Venezuela's Plan To Aid Schools Gives Role to Military
When he was elected president of Venezuela two years ago, Hugo Chávez Frías promised a "social revolution" to raise the standard of living for the nation's 24 million citizens, as many as 80 percent of whom are poor.
In the ensuing months, he introduced a new constitution, a restructured Congress, and a modified judicial system. Yet amid those dramatic changes, it is the administration's fledgling proposals to improve the nation's 17,000 public schools and increase educational access and achievement that have been at the center of controversy in the Latin American nation.
The former military leader has called in the troops, literally, to rebuild dilapidated schools and provide leadership in struggling ones. The efforts have opened the schoolhouse doors to hundreds of thousands more children, and brought needed resources to the poorest regions. But they have also fueled fears of a militarization of the schools and a steady deterioration of local control.
In recent weeks, thousands of educators and members of the middle class have marched in protest of Mr. Chávez's plan to increase the central government's supervision of schools, charging that instead of leading to "a deepening of democracy," it will have the opposite effect.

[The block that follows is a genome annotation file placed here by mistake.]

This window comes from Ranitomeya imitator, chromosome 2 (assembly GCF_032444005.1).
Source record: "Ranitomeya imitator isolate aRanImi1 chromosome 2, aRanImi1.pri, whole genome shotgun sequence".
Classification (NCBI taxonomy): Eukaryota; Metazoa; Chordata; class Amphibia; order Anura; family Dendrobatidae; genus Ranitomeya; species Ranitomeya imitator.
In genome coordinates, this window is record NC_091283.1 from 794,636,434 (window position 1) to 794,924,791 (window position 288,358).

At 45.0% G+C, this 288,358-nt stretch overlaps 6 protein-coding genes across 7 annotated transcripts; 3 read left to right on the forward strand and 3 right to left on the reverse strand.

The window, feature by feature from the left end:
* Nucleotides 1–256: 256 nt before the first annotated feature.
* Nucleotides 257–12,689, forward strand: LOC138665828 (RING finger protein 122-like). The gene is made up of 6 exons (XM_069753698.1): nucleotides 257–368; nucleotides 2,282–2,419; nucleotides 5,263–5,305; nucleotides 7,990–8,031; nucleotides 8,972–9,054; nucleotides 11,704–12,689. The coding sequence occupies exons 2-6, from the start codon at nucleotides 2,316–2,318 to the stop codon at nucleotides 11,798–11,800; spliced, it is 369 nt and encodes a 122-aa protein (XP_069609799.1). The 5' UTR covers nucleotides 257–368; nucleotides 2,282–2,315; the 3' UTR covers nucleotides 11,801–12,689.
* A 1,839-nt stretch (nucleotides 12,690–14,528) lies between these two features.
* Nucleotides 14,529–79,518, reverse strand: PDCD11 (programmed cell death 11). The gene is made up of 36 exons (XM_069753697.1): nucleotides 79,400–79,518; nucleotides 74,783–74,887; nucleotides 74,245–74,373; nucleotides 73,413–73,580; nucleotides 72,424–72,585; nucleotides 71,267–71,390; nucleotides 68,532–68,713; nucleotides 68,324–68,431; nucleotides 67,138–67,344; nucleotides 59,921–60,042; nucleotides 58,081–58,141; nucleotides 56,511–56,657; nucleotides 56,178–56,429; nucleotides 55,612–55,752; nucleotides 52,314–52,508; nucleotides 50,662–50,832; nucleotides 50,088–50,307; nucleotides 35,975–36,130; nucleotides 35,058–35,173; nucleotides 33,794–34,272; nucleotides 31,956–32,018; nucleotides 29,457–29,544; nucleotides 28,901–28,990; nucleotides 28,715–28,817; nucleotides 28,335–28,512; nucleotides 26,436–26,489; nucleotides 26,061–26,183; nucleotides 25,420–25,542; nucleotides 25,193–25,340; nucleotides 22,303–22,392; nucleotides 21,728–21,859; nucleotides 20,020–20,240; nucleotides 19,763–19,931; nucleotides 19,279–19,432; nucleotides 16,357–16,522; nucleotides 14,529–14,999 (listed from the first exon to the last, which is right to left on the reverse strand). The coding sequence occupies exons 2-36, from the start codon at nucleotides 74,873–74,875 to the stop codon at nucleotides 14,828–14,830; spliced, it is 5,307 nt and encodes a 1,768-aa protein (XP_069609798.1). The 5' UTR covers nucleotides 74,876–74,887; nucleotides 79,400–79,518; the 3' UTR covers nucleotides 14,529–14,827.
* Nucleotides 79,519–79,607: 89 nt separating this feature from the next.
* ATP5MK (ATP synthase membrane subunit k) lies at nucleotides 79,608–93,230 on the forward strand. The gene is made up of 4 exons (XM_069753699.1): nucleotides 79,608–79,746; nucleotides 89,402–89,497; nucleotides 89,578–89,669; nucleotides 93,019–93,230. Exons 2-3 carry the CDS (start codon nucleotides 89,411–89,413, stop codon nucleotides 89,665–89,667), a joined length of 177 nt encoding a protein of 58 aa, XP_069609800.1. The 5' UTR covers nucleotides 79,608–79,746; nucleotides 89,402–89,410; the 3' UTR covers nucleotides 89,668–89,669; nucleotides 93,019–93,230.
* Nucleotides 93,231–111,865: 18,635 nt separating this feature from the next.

"The president has said he wants education to be the lever of the process of revolution," said Blanca Azpurua, the principal of Valle Abierto School, a private school in Caracas with 300 students. "But we don't really know to what extent he is going to influence politically the methodology in the schools. It is not clear whether it will be for indoctrination or working for liberty."
Approximately one- fifth of the nation's students attend some 6,000 private schools for primary education, according to statistics from the United Nations Educational, Scientific and Cultural Organization. Those schools would also be affected by the education proposals.
At the heart of the discord is the government's National Educational Project, intended to address the country's troubled education system.
Before Mr. Chávez took office, one-tenth or more of the approximately million school-age children were not attending school. Although most children in the country entered 1st grade, only 40 percent made it through the 9th grade, when basic education ends. About one-fifth of students repeated the 1st grade, and up to a third of students did not make it past the 5th grade, according to the Education Ministry.
Fees assessed for students to move beyond certain grade levels, though small in many cases, were beyond the means of many parents.
The project—or PEN, Proyecto Educativo Nacional—proposed by Mr. Chávez and Minister of Education Héctor Navarro Díaz, which addresses such issues as teacher preparation and curriculum, is intended to combat those problems.
"We will enter the new century, and the new millennium, with a defined strategic plan, with the greatest aspiration of educational transformation," according to literature describing the project. "We are sure that after just a short time, we will be harvesting the fruits of such a significant effort. ... We will overcome all the negative resistance to the change ... and [see] a substantial improvement in education. The challenge is immense, but we have laid the way, and we will not rest until we see crowned this great collective effort of the Venezuelan nation."